K-State is home to many different traditions, from our university color “Royal Purple,” (adopted by the senior class of 1896) to our classic Powercat logo to some of our newest traditions such as the K-State Proud campaign, which in its first seven years raised more than $650,000.
The students who attend or have attended this historic school help create and perpetuate the college’s traditions, both old and new. Some students who may come in with advanced knowledge of K-State’s older traditions are legacies of the university. Some students are legacies of several generations of Wildcats and have family members who attended K-State dating back to World War II.
One of them is the Brady family. They have been part of the Wildcat tradition for three generations.
“I think we would all agree that there wasn’t really any reason to ever consider any school besides K-State,” Sara Brady, senior in marketing and German, said via a Skype interview. “I am absolutely the person I am today because of attending K-State.”
Brady has been a leader among students since her first year at K-State. She held an extensive number of student leadership offices during her college career including serving as the vice president of public relations for Gamma Phi Beta sorority.
Brady is taking this semester off to study abroad in Austria. While she’s been abroad, Brady’s younger siblings have begun their studies at K-State as well. Becky Brady, sophomore in elementary education, is also a member of Gamma Phi Beta.
“We are similar in so many ways, but people set us apart very well,” Becky said.
Whereas Sara has held several offices in and out of her sorority and is passionate about her German major, Becky said she focuses her attention on her incredible ability to control a room.
Becky’s natural teaching talent is now helping her shape the future leaders of K-State. She serves as student senate intern coordinator and works in the dean’s office in the College of Education.
“I would love to make a big impact on the College of Education while I’m here,” Becky said. “I love hearing how the dean used to be an elementary school teacher, then she was a principal and then she worked her way up. I would love to do that.”
Despite their differing majors, both sisters have a passion for what they do and the world around them.
The Brady family’s newest addition to K-State is Steven Brady, freshman in horticulture and landscape design. He said he shares many characteristics with his father, Pat Brady.
“I grew up loving the outdoors, hunting and fishing all the time,” Steven said. “I see a lot of myself come from my dad. They have always been my role models, and I strive to be more like them.”
Steven worked every summer of high school at the family-owned Brady Nursery in Wichita. Here, he developed a love of working with his hands outdoors, and, just like his sisters, Steven has an innate passion for helping those around him.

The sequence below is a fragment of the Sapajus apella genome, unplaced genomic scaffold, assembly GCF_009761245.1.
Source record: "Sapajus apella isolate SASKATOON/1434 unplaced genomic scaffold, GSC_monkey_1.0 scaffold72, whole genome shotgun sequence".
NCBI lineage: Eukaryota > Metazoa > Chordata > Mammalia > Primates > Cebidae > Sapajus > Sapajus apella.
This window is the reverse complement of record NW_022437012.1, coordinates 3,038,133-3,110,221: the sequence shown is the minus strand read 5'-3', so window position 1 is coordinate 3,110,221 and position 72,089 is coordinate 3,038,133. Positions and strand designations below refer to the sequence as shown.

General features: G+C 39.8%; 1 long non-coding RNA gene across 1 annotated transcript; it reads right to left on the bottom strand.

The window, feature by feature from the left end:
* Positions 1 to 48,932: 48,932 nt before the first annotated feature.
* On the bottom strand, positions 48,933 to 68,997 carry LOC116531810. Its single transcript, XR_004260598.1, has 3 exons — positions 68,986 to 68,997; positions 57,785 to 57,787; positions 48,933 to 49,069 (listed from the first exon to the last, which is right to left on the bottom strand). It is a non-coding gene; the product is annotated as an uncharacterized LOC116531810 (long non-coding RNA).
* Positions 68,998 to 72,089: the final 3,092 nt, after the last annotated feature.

A member of the horticulture and longboard club, Steven is looking forward to pursing a degree in this area like his father before him. The Brady siblings’ father, Pat, is a 1978 K-State alumnus in agriculture and horticulture.
Pat was helped throughout his time at K-State by Ray Keen, former professor of horticulture, who helped him arrange a donation of trees from Brady Nursery — trees that still stand on campus today. Pat was Keen’s student in school as well as his teaching assistant.
One of his fondest memories while at K-State, Pat said, was during a football game against the University of Kansas in 1978.
“K-State football wasn’t all that good, but we were decent. KU was supposed to be pretty good,” Pat said. “[But] we beat them. Everyone was so excited that they climbed up on the goal post, tore it down and carried it all the way down to Aggieville.”
While celebrating after the game, students brought logs of wood and railroad ties, started a huge bonfire and had an outdoor party to celebrate.
The first Brady to being the Brady family’s K-State tradition, however, was Pat’s father Joe Brady. Joe was a part of the Beta Theta Phi fraternity and was good friends with Ernie Barrett, who was known as “Mr. K-State.”
K-State’s campus was much smaller back then. Joe attended basketball games in Nichols gym, which is now Nichols Hall, since Ahearn Field House hadn’t been built yet. Joe’s friendships within the fraternity and amongst his K-state colleagues lasted until the time of his passing in March 2007.
Amidst a long line of true purple K-State families, the Bradys have left their mark on campus and in the K-State community.